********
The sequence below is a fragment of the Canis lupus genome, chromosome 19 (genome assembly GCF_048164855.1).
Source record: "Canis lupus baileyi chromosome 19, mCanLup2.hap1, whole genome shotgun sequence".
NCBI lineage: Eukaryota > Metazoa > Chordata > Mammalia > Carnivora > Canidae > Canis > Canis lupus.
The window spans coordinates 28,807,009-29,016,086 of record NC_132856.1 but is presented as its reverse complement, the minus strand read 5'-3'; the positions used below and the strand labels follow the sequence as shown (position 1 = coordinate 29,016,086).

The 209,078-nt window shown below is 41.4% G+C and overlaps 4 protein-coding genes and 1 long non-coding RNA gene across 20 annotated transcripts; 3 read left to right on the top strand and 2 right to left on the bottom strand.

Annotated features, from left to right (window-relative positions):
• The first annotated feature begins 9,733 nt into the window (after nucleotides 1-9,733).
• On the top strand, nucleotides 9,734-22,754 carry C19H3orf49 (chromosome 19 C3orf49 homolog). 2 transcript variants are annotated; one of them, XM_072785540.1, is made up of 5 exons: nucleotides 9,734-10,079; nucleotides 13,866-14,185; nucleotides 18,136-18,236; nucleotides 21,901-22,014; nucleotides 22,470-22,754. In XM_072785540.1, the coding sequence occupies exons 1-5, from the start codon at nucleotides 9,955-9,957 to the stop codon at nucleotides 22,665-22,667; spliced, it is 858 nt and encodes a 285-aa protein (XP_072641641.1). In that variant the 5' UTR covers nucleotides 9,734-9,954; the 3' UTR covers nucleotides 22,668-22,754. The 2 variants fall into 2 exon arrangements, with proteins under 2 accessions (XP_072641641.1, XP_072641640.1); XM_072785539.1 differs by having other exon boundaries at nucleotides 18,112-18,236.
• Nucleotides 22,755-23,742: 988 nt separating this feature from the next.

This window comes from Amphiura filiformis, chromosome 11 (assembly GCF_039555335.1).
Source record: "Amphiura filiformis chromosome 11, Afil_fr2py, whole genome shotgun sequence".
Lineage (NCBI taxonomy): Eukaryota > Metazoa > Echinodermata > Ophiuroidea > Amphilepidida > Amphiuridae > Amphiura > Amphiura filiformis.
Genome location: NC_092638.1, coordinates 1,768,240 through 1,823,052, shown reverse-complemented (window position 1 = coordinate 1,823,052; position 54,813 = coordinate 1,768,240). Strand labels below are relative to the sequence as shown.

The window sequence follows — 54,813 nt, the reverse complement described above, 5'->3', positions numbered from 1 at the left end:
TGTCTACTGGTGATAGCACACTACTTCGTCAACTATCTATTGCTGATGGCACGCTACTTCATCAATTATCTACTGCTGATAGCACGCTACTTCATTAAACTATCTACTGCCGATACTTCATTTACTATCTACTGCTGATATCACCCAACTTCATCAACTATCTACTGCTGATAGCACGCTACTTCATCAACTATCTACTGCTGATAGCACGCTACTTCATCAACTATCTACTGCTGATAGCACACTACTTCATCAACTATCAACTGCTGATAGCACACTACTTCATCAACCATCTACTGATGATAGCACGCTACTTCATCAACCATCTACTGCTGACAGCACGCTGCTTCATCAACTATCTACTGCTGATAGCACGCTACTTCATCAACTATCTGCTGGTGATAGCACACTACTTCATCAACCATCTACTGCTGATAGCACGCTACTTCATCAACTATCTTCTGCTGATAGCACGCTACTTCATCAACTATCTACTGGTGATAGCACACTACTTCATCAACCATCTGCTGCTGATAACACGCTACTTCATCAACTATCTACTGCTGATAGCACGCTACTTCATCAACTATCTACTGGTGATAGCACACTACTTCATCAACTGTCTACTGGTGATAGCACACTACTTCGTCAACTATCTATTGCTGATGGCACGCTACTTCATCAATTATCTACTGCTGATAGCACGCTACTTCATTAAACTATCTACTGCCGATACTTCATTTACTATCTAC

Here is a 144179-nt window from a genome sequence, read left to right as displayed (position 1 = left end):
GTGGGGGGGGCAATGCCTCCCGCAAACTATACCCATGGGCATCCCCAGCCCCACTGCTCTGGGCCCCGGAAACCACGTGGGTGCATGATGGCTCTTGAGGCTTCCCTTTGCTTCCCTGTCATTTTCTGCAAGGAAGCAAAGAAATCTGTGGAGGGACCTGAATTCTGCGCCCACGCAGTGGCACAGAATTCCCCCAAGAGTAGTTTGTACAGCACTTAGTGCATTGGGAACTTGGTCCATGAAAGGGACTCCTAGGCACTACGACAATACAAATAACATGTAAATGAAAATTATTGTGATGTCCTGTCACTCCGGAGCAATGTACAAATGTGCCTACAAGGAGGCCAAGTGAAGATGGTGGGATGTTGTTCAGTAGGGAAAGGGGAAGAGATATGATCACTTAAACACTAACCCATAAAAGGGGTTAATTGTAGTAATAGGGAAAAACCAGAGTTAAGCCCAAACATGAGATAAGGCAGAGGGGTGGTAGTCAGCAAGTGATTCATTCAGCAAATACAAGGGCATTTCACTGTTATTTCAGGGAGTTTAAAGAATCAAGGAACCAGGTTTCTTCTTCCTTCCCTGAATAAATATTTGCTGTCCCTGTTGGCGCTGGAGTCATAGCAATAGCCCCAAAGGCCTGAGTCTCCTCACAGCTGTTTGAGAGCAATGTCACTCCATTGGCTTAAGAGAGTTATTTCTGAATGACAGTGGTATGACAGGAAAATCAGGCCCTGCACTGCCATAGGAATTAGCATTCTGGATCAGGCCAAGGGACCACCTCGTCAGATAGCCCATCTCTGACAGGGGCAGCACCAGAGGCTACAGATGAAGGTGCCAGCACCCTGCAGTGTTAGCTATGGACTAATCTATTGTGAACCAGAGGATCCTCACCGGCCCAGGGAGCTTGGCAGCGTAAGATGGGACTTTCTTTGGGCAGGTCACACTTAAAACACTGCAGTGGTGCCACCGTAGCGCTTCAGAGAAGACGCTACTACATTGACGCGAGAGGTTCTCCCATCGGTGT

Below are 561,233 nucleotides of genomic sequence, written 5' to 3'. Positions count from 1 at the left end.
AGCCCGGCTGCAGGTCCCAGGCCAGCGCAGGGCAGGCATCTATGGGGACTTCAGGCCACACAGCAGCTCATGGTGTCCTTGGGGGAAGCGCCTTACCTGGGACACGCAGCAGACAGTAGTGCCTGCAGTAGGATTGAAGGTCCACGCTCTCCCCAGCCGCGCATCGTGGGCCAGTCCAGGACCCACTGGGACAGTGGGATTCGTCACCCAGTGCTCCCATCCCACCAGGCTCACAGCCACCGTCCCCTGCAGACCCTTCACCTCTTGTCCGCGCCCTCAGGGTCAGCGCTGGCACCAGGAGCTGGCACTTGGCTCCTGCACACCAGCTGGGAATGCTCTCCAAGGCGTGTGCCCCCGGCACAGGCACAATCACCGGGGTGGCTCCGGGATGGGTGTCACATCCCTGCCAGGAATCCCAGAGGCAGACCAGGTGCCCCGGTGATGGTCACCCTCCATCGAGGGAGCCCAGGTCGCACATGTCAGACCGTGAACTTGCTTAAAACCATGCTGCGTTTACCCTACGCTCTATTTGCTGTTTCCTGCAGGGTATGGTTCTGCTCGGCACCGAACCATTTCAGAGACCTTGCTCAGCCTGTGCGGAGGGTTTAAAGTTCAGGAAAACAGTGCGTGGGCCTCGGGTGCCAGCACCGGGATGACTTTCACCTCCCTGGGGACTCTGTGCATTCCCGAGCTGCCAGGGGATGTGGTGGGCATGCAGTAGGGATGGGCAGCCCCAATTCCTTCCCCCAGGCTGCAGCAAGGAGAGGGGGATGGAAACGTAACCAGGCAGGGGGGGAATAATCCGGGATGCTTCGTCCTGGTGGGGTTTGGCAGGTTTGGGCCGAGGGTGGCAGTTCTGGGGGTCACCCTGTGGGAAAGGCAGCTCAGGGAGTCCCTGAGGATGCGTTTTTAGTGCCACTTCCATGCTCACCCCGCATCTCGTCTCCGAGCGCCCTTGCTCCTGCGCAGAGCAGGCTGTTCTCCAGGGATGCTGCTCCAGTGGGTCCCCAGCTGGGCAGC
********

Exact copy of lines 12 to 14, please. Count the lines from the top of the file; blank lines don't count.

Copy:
Lineage (NCBI taxonomy): Eukaryota > Metazoa > Echinodermata > Ophiuroidea > Amphilepidida > Amphiuridae > Amphiura > Amphiura filiformis.
Genome location: NC_092638.1, coordinates 1,768,240 through 1,823,052, shown reverse-complemented (window position 1 = coordinate 1,823,052; position 54,813 = coordinate 1,768,240). Strand labels below are relative to the sequence as shown.

The window sequence follows — 54,813 nt, the reverse complement described above, 5'->3', positions numbered from 1 at the left end: